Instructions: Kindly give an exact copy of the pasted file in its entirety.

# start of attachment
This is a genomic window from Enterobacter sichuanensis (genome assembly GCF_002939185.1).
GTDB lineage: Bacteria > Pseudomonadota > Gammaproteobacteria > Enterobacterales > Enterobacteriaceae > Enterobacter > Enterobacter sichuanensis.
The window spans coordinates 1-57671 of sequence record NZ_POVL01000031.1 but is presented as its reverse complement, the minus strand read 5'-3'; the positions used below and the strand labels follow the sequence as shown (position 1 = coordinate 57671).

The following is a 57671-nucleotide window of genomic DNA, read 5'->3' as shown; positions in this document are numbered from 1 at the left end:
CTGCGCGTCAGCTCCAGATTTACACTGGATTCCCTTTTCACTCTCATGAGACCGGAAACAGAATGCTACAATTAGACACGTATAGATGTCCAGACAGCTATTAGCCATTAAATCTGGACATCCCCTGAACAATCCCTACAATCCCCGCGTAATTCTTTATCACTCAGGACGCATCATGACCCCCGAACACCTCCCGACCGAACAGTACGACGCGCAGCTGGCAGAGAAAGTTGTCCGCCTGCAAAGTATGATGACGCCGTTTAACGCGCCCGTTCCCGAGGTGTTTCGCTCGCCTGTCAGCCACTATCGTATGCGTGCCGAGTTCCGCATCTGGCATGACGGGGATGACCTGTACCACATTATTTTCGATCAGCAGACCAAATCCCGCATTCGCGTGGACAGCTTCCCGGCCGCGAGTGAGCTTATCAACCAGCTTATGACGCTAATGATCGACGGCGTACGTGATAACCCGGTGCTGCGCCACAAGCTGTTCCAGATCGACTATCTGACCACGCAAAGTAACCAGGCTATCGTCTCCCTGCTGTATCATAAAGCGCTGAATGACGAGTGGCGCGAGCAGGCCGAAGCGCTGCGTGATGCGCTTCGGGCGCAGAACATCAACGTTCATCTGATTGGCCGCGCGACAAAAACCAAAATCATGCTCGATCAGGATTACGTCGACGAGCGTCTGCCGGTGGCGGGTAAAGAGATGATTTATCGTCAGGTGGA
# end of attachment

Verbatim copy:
This is a genomic window from Enterobacter sichuanensis (genome assembly GCF_002939185.1).
GTDB lineage: Bacteria > Pseudomonadota > Gammaproteobacteria > Enterobacterales > Enterobacteriaceae > Enterobacter > Enterobacter sichuanensis.
The window spans coordinates 1-57671 of sequence record NZ_POVL01000031.1 but is presented as its reverse complement, the minus strand read 5'-3'; the positions used below and the strand labels follow the sequence as shown (position 1 = coordinate 57671).

The following is a 57671-nucleotide window of genomic DNA, read 5'->3' as shown; positions in this document are numbered from 1 at the left end:
CTGCGCGTCAGCTCCAGATTTACACTGGATTCCCTTTTCACTCTCATGAGACCGGAAACAGAATGCTACAATTAGACACGTATAGATGTCCAGACAGCTATTAGCCATTAAATCTGGACATCCCCTGAACAATCCCTACAATCCCCGCGTAATTCTTTATCACTCAGGACGCATCATGACCCCCGAACACCTCCCGACCGAACAGTACGACGCGCAGCTGGCAGAGAAAGTTGTCCGCCTGCAAAGTATGATGACGCCGTTTAACGCGCCCGTTCCCGAGGTGTTTCGCTCGCCTGTCAGCCACTATCGTATGCGTGCCGAGTTCCGCATCTGGCATGACGGGGATGACCTGTACCACATTATTTTCGATCAGCAGACCAAATCCCGCATTCGCGTGGACAGCTTCCCGGCCGCGAGTGAGCTTATCAACCAGCTTATGACGCTAATGATCGACGGCGTACGTGATAACCCGGTGCTGCGCCACAAGCTGTTCCAGATCGACTATCTGACCACGCAAAGTAACCAGGCTATCGTCTCCCTGCTGTATCATAAAGCGCTGAATGACGAGTGGCGCGAGCAGGCCGAAGCGCTGCGTGATGCGCTTCGGGCGCAGAACATCAACGTTCATCTGATTGGCCGCGCGACAAAAACCAAAATCATGCTCGATCAGGATTACGTCGACGAGCGTCTGCCGGTGGCGGGTAAAGAGATGATTTATCGTCAGGTGGA